Summer Internship with CBM India – Pratham Jain from Xavier Institute of Social Service

Monthly Winner – Editor’s Choice AwardPratham

Daily Winner for: –  31st August 2013

Name of the intern: – Pratham Jain

Institute: –  Xavier Institute of Social Service

Organization interned with: – CBM India

CBM India selected 10 students from the Department of Rural Management, XISS for internship for two months starting April 15th 2013. I was among the lucky ones. The organization, CBM is an international funding agency that works for the development and rehabilitation of PWDs ( Persons With Disabilities). The project manager at CBM India office had come to college on 12th March and cleared our doubts regarding the internship, stipend, lodging and food arrangements etc. We were to be sent to 4 different organisations in India who received funds from CBM for work in the field of disability. I was selected to go to Blind People’s Association (BPA), Ahmedabad with Abhinandan, my colleague. I am from Ranchi itself and Abhinandan is from Patna.

We reached Ahmedabad on 14th of April, one day before the beginning of our internship and contacted Mr. Jyotish Choudhary who took us to the guest house of a hostel which was apparently for those women with disabilities who either worked at BPA or were pursuing some voluntary training courses. We were assigned our separate rooms which were small but comfortable with a cupboard, a table and a chair. I liked the ambiance and had a quiet and peaceful first night.

The next day we reached the BPA campus sharp at 9:30 am as directed by Jyotish Sir. We were given a tour of the organization’s main campus and we learnt that BPA works not only for the education of blind people, but also deals with various other types of disabilities and puts effort for a secured livelihood opportunities for the people with disabilities. While going through the campus I saw people with all kinds of disabilities and felt pity for them. It was not very usual for me to see PWDs everyday in Ranchi so I felt really uneasy initially. Every time I saw a little blind boy or girl my heart would go out for them and out of instinct I would start praying for their better lives ahead.

Both of us underwent a week long training regarding various types of disabilities and their causes, effects and cures. We were given presentations on different types of disabilities and CBR (Community Based Rehabilitation) by specialists in their fields. Blindness simulation was one of the most sensitive part of the training. We were blindfolded and were asked to go to the front gate of the campus and come back with the help of a person who would be instructing us all the time. I still remember that tears had welled up in my eyes when I finally returned back to the training hall not because of the bumps and tiny scratches I got during the procedure but because that day I felt the pain of a blind person. Even when I was being guided I kept bumping here and there and reached the destination with huge difficulty and that too when I had already visited the whole campus before. It was difficult for me to imagine how the blind people did it without ever seeing the place and most importantly without a guiding person.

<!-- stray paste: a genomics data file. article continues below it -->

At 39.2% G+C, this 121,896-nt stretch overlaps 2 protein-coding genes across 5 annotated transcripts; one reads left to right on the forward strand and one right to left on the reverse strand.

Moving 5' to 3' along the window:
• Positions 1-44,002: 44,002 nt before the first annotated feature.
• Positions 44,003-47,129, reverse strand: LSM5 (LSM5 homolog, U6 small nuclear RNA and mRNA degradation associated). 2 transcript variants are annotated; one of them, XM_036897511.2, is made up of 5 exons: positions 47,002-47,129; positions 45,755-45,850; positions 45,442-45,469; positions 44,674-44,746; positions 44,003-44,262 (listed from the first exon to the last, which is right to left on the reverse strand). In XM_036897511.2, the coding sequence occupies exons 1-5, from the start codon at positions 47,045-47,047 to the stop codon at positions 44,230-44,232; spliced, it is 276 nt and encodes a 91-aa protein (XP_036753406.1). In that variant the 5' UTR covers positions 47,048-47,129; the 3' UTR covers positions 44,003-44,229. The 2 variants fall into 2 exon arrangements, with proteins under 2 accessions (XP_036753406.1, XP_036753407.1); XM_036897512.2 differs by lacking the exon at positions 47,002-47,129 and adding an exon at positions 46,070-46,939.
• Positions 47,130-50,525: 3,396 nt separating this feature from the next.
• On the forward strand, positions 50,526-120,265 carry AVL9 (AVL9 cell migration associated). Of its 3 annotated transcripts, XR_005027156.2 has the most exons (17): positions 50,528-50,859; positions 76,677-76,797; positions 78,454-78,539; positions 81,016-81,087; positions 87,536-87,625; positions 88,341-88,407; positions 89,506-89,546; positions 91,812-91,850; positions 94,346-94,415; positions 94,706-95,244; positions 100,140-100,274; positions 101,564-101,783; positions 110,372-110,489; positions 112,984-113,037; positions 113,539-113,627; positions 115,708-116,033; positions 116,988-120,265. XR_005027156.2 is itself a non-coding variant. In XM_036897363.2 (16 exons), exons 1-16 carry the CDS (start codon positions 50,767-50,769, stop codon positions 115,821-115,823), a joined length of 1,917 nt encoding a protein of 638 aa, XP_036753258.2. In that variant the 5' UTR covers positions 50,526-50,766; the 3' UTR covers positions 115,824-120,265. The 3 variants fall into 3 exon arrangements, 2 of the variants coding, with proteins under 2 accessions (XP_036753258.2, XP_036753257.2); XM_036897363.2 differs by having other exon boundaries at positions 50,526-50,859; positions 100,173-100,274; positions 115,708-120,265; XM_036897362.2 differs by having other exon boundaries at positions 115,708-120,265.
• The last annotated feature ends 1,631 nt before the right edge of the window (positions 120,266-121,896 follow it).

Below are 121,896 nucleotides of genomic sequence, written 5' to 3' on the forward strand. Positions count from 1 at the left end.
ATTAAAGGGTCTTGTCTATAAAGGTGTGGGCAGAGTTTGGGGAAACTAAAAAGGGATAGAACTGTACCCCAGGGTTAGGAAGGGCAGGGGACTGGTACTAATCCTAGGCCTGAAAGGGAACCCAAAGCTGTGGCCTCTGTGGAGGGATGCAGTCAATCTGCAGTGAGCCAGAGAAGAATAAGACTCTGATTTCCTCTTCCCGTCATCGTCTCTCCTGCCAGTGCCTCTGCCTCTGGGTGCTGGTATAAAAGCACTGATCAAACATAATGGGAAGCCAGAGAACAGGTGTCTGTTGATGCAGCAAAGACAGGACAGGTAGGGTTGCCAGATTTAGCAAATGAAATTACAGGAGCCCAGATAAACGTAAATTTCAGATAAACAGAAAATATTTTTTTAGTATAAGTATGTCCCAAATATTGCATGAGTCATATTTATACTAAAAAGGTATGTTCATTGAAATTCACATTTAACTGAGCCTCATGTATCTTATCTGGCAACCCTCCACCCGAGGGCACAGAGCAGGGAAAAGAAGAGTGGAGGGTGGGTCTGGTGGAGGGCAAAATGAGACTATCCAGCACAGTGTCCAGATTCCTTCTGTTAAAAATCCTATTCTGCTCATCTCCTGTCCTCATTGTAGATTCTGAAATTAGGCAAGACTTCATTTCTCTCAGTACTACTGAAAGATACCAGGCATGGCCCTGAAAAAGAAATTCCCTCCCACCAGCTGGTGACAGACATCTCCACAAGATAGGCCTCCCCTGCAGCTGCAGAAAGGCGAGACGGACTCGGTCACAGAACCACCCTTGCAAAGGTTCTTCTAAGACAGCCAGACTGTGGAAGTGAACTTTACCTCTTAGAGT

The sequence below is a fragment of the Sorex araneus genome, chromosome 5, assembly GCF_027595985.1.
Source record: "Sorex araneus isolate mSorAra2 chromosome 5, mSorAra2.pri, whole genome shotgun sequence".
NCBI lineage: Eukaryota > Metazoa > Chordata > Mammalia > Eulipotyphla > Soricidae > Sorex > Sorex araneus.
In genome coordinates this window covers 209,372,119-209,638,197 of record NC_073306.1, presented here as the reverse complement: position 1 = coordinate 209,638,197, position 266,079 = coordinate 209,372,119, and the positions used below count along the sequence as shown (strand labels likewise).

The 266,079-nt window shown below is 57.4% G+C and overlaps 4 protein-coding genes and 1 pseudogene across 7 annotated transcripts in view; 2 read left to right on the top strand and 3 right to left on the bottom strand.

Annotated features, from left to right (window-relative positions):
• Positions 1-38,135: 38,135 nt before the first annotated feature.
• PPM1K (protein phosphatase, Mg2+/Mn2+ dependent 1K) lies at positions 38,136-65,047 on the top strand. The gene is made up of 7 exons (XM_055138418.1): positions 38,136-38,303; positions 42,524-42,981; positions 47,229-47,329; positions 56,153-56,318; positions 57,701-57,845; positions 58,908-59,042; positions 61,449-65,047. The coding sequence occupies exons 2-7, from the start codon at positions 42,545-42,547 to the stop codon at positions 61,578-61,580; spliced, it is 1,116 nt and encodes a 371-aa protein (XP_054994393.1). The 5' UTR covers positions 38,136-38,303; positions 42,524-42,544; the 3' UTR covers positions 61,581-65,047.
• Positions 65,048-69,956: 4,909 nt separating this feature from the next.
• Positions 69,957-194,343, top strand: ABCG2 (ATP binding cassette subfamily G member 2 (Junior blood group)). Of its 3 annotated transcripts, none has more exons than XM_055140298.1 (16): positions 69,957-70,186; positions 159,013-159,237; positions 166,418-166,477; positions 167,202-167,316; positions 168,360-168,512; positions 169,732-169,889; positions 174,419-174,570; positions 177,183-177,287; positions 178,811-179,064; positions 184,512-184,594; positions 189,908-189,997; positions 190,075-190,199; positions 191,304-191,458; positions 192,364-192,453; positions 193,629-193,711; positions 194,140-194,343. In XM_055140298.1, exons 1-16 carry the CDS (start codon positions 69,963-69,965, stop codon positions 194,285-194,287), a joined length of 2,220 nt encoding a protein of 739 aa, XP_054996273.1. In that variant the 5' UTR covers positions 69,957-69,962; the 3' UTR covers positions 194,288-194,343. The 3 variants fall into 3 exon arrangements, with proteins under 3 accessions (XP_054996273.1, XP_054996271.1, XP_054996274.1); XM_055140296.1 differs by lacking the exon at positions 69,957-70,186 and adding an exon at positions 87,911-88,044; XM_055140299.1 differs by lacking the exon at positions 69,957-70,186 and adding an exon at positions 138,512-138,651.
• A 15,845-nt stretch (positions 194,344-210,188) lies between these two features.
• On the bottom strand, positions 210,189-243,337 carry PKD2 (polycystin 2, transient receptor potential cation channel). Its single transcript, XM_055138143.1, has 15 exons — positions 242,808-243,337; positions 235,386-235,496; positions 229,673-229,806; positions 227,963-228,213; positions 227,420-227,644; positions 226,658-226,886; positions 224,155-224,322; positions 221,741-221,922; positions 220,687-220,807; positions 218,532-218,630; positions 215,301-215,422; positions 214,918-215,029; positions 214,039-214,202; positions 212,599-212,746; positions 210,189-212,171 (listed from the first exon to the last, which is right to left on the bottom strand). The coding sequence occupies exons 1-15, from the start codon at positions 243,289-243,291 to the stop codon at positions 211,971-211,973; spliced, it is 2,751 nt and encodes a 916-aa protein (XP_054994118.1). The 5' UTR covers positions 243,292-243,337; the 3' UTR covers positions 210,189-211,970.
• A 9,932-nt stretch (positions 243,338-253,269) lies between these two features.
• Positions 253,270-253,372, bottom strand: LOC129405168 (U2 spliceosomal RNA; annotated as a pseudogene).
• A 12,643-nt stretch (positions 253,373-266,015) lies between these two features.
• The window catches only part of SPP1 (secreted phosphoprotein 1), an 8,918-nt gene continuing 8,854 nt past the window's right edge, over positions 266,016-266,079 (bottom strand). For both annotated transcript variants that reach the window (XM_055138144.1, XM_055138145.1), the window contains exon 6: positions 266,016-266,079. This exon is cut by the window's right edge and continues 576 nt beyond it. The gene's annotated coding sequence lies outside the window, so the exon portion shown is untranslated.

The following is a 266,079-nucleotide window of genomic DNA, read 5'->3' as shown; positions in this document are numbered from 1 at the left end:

After the training we met with Mrs. Nandini Rawal, Project Director at BPA and she asked us to observe the kids who came there to study and find our field of interest. I spent the week meeting various teachers and students and interacting with them. I met Kavina Ma’am who takes care of children with visual impairment and additional disabilities, Ushma Ma’am who deals with children with mental retardation, Krupa ma’am who takes care of development of children who are deaf and blind, Deepa ma’am who takes care of autistic children, Suman di and Dipti di, teachers at deaf and blind unit and the children under their guidance. I befriended Dhawan, a seven year old deaf and blind kid, who plays very the tabla beautifully and has a very good sense of music. We also attended the parents-teachers meet. Though most of the event was in Gujarati but still I could see the happiness and satisfaction of the parents who brought their children to BPA. When Hari Om’s grandfather, a visibly strong gentleman, broke down to tears sharing the progress of his grandchild who was multiply disabled, the whole crowd, me included, could not resist their tears as well.